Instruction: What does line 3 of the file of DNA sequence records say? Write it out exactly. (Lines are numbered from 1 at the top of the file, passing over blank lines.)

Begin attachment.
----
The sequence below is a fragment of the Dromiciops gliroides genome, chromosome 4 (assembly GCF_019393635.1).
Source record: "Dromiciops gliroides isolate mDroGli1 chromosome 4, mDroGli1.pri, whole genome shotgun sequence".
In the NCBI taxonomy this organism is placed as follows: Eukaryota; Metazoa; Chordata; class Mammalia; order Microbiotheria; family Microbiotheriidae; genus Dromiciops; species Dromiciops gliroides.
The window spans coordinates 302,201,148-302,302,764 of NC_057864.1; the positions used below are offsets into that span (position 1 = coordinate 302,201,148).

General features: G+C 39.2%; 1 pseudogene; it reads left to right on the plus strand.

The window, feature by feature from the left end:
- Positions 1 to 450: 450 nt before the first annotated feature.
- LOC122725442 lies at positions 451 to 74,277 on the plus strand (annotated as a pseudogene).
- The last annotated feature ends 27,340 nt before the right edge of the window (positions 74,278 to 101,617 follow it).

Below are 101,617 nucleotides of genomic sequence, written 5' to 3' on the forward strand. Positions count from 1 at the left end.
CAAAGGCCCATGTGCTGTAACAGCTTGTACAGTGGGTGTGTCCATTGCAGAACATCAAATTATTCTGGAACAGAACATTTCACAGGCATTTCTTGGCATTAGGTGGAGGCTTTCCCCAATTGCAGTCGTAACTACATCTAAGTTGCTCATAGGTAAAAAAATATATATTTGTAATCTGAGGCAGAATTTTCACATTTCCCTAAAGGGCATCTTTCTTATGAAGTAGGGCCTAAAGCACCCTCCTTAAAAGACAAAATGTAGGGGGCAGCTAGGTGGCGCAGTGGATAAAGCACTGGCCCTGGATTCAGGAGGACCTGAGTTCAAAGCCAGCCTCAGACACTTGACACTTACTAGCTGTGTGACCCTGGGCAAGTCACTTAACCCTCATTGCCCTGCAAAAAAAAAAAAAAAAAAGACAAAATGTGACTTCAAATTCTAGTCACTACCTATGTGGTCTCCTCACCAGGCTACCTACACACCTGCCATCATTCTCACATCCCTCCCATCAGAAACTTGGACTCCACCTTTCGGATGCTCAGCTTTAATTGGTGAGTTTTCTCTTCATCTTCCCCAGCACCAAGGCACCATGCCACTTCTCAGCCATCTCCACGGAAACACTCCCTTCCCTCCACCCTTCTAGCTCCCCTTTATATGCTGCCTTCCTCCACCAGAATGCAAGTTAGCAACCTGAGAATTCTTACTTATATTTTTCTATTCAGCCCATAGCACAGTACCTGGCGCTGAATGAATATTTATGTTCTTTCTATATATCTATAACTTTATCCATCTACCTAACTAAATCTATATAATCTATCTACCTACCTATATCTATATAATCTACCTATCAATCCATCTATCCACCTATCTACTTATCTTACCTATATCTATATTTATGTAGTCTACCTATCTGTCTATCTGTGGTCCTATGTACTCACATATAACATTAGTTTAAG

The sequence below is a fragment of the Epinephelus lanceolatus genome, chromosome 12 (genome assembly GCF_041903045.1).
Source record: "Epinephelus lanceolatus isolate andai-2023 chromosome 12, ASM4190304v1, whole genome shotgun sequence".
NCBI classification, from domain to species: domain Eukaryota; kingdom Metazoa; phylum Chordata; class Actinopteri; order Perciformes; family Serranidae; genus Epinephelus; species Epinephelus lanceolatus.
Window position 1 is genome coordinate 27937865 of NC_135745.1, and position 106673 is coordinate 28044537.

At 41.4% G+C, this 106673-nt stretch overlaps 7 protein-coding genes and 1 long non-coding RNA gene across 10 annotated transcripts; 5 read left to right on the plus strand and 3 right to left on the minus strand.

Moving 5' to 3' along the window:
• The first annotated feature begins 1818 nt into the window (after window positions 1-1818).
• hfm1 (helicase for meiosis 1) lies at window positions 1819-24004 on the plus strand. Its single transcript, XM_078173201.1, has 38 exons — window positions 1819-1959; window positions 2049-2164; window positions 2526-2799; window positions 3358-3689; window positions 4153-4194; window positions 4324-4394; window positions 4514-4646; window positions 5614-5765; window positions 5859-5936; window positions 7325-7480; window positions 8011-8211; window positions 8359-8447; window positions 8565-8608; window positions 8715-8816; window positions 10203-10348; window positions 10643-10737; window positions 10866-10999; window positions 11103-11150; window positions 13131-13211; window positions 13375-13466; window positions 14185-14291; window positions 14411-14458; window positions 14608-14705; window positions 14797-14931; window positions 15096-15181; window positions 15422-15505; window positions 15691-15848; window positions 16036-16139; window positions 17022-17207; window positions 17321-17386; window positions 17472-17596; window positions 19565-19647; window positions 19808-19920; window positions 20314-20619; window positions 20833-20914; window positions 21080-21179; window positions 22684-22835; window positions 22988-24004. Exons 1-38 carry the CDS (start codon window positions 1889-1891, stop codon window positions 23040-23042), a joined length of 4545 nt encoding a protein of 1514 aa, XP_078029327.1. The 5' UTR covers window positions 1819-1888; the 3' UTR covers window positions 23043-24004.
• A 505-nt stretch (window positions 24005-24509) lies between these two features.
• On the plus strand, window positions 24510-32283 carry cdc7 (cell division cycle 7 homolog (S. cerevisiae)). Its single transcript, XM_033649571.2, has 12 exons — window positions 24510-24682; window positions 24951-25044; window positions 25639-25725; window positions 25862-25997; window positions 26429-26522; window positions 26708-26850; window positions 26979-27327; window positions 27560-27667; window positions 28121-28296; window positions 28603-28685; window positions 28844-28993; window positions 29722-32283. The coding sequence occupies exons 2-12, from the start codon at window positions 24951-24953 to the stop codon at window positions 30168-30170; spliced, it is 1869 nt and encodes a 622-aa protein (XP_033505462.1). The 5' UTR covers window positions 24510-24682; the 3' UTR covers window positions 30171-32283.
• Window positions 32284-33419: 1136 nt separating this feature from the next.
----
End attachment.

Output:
In the NCBI taxonomy this organism is placed as follows: Eukaryota; Metazoa; Chordata; class Mammalia; order Microbiotheria; family Microbiotheriidae; genus Dromiciops; species Dromiciops gliroides.